L.A.'s own Mayor Zelig

Times Staff Writer

“What’s happening?” says Rodney Bingenheimer, looking up from his breakfast of fruit and scrambled egg whites. He’s sitting in the far corner booth at the Denny’s coffee shop in Hollywood’s Gower Gulch, where he arrives every day at 1 p.m.

“What’s happening?” has been his immutable greeting since the phrase was new, back in the euphoric bloom of the Sunset Strip in the ‘60s, and it served him well through subsequent eras -- glam and punk, new wave and Brit-pop, power-pop and alt-rock.

These days Bingenheimer is probably best known for his midnight Sunday KROQ-FM (106.7) radio show “Rodney on the ROQ,” on which he continues his quest to play the coolest new music before anyone else. Before starting at KROQ 27 years ago, he played a similar role through the glitter-spewing speakers of his English Disco. His list of “discoveries” includes the Ramones, Blondie, the Go-Go’s, Oasis, Coldplay, Black Flag, Van Halen and David Bowie.

But radio DJs with a nose for the now come and go. Bingenheimer’s true claim to fame and inescapable uniqueness stems from something more elusive and fascinating: his presence for four decades at the throbbing center of the Los Angeles music scene.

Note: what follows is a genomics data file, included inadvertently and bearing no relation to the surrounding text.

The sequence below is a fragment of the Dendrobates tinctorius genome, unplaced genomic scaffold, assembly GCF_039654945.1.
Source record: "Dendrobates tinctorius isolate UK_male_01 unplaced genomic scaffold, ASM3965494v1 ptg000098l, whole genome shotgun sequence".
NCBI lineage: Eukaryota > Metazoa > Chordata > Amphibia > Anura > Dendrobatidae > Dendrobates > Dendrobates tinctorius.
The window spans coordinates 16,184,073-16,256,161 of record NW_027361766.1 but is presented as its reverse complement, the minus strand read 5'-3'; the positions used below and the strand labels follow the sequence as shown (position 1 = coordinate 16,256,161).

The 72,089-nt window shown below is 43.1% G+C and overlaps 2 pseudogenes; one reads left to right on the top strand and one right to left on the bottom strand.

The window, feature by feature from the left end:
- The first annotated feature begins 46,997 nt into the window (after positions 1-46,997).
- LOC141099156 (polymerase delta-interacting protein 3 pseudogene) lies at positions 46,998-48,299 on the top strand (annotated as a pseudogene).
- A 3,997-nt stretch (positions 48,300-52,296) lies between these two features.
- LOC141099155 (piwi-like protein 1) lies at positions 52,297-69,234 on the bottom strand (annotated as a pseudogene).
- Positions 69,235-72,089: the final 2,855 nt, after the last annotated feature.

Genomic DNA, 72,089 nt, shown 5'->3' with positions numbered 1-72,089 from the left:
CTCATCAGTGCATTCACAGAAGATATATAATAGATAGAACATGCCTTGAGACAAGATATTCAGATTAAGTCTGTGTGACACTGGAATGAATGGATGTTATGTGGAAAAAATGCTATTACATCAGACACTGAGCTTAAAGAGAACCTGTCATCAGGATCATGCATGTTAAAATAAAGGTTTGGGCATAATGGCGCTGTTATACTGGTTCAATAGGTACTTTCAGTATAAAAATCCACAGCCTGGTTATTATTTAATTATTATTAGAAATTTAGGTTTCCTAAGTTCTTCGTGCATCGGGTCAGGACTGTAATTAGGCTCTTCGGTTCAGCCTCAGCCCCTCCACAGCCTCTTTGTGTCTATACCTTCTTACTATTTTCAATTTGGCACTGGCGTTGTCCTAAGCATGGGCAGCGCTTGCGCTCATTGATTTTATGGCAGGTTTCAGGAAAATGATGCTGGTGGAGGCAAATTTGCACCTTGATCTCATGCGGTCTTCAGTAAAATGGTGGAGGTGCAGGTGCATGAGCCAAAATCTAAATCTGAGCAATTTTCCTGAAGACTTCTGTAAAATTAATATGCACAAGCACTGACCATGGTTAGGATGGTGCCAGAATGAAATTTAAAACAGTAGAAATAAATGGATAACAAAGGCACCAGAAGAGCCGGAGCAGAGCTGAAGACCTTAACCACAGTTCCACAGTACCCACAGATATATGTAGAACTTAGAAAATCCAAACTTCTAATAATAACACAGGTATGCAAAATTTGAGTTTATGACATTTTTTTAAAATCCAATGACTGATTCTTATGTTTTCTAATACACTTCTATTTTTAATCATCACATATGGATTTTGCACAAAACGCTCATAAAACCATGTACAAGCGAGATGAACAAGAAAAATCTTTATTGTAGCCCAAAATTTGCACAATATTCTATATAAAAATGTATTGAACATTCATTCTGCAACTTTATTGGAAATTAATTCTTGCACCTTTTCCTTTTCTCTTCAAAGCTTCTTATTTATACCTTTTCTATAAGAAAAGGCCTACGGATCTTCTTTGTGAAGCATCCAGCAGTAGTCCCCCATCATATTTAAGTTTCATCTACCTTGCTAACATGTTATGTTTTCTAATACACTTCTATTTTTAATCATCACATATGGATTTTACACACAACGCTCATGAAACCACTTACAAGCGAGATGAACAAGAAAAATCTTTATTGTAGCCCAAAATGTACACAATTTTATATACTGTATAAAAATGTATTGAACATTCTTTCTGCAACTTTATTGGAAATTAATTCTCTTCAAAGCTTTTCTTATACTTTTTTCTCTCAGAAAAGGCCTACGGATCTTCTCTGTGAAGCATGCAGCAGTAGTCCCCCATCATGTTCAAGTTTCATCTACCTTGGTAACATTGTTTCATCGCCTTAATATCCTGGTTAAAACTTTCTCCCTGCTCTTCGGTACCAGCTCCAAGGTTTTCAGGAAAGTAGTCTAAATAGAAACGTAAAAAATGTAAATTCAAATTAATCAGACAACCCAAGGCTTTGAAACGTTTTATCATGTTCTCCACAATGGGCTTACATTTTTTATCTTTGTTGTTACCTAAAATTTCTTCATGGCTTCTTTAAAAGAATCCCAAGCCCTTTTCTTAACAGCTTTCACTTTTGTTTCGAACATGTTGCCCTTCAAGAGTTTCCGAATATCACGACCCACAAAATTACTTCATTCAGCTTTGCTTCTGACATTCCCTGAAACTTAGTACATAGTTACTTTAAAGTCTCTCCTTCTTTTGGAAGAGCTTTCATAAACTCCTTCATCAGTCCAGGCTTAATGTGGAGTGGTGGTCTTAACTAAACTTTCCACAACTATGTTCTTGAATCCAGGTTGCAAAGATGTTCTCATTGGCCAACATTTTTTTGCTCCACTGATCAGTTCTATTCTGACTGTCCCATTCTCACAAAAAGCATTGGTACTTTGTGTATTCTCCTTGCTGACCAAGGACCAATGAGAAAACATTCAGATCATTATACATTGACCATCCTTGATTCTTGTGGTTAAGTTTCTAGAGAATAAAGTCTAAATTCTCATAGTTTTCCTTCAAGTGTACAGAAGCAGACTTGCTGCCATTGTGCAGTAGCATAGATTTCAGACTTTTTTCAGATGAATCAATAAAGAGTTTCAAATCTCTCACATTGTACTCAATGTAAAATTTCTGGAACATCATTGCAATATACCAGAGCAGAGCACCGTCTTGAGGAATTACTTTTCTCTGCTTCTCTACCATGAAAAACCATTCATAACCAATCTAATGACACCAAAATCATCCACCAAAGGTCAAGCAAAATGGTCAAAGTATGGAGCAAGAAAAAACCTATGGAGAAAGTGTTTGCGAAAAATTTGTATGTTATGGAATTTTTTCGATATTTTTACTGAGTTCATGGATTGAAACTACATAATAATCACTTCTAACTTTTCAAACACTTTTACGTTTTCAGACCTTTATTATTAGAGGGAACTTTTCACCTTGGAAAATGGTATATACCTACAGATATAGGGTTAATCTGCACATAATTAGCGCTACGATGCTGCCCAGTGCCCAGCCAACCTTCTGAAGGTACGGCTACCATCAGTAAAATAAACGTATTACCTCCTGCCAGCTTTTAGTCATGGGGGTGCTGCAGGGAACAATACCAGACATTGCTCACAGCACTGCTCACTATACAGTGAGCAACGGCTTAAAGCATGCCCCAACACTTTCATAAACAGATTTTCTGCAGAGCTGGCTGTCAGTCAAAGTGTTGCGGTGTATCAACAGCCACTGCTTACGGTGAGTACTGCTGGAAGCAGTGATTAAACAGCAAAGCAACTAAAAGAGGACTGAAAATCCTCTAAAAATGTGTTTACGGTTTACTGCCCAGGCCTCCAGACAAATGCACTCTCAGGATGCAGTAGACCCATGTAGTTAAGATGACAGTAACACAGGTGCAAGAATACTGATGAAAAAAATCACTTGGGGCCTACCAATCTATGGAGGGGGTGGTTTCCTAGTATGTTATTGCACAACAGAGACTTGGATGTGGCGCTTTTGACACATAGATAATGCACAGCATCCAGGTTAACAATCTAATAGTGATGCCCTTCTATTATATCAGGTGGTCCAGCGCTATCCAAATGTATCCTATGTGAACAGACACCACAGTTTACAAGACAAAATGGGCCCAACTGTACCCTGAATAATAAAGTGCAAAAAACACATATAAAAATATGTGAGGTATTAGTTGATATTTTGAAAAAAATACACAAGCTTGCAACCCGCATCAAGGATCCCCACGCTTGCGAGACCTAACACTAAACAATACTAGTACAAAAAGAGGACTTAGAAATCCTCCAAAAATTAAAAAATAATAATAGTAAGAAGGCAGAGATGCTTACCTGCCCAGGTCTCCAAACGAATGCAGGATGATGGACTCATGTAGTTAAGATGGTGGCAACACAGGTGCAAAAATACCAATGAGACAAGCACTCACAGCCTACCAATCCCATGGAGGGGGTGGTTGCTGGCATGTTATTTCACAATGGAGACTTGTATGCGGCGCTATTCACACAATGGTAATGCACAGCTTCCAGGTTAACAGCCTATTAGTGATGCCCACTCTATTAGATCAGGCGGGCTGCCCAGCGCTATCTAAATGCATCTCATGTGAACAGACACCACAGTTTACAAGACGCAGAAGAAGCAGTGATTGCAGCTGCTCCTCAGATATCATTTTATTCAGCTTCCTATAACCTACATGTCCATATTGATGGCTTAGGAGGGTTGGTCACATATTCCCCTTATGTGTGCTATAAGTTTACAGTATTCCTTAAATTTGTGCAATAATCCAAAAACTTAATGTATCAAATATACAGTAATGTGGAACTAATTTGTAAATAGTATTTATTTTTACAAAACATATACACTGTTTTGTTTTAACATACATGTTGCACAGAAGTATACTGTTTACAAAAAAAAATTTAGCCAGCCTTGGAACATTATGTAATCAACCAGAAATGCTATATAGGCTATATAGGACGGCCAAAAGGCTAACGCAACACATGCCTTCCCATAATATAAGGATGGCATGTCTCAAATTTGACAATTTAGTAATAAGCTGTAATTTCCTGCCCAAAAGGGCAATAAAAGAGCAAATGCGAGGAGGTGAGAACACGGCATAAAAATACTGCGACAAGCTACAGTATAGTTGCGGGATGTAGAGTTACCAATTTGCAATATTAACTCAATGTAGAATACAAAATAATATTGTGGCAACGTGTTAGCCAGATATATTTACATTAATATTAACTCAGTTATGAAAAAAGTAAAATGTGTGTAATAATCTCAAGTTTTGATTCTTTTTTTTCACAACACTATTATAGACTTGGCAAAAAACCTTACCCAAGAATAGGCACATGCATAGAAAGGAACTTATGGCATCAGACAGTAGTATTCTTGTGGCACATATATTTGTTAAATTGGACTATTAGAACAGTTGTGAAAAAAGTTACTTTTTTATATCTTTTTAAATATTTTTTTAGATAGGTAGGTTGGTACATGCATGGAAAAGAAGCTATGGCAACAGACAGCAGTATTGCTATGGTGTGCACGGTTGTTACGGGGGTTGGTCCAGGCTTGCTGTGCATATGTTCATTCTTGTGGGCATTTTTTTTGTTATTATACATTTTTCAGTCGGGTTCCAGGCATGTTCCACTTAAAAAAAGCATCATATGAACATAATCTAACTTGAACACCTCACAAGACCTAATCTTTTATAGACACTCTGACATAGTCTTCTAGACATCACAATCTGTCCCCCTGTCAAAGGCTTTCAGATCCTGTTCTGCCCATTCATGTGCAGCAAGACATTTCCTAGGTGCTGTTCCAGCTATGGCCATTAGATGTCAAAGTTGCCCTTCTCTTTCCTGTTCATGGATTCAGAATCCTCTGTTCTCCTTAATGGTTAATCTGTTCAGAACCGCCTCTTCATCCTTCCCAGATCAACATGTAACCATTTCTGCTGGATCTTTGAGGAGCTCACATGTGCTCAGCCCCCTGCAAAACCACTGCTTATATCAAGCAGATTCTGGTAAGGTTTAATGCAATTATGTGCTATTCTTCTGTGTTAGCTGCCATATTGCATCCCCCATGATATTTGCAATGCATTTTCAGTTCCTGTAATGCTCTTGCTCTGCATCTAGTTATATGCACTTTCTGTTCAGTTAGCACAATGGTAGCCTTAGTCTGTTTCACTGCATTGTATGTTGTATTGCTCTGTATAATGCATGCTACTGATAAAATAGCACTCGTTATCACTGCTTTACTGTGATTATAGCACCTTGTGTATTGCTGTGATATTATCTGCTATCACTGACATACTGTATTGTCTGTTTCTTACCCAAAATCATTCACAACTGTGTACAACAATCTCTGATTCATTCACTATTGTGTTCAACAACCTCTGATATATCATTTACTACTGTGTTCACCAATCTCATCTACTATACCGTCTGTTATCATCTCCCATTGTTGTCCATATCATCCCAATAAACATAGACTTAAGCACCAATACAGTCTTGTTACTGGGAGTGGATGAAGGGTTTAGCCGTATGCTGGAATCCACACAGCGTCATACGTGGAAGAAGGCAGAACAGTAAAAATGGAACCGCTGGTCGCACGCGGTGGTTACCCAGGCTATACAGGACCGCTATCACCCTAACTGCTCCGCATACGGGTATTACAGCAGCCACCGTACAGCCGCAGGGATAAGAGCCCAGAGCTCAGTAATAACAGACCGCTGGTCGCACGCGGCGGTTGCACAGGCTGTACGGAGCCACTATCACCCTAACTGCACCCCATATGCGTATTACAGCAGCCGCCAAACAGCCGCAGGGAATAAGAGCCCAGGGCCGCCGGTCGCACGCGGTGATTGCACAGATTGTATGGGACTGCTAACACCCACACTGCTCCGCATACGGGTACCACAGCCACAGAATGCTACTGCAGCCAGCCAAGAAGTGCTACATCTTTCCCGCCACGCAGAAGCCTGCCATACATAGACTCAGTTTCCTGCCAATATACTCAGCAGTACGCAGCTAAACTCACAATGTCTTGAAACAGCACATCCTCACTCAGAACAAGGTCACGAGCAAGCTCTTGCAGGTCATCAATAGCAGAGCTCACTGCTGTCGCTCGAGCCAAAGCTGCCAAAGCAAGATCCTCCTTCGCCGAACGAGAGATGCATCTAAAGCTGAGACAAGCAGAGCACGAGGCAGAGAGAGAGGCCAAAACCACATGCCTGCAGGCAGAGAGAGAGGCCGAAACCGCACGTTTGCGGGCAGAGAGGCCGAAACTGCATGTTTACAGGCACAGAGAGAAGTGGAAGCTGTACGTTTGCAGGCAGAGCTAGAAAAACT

There he’s become something of a presiding spirit -- a ubiquitous, deadpan leprechaun who pops up at every notable event. Actor Sal Mineo long ago pronounced him the mayor of the Sunset Strip, and no one’s come along to challenge him yet.

Those who have seen the framed photos on the walls of his Hollywood apartment -- Rodney with Dylan, Rodney with Elvis, Rodney with Lennon -- inevitably think of Zelig, the Woody Allen character who drifted from one momentous historical scene to another.

There’s also something Warhol-like in the way Bingenheimer maintains his reserved, understated manner amid the social swirl. He’s a shy man who likes to keep his private life private and his feelings close to his vest.

Which makes the latest twist in his saga all the more remarkable: “Mayor of the Sunset Strip,” a documentary film opening this week, captures him with his guard painfully down.


“Mayor” probes the sensitive tissue of family dysfunction, including his parents’ divorce and the story of how he came to stay in Hollywood -- his mother drove him from their home in Northern California, dropped him in front of actress Connie Stevens’ house so he could get an autograph, then drove away and didn’t see him again for years.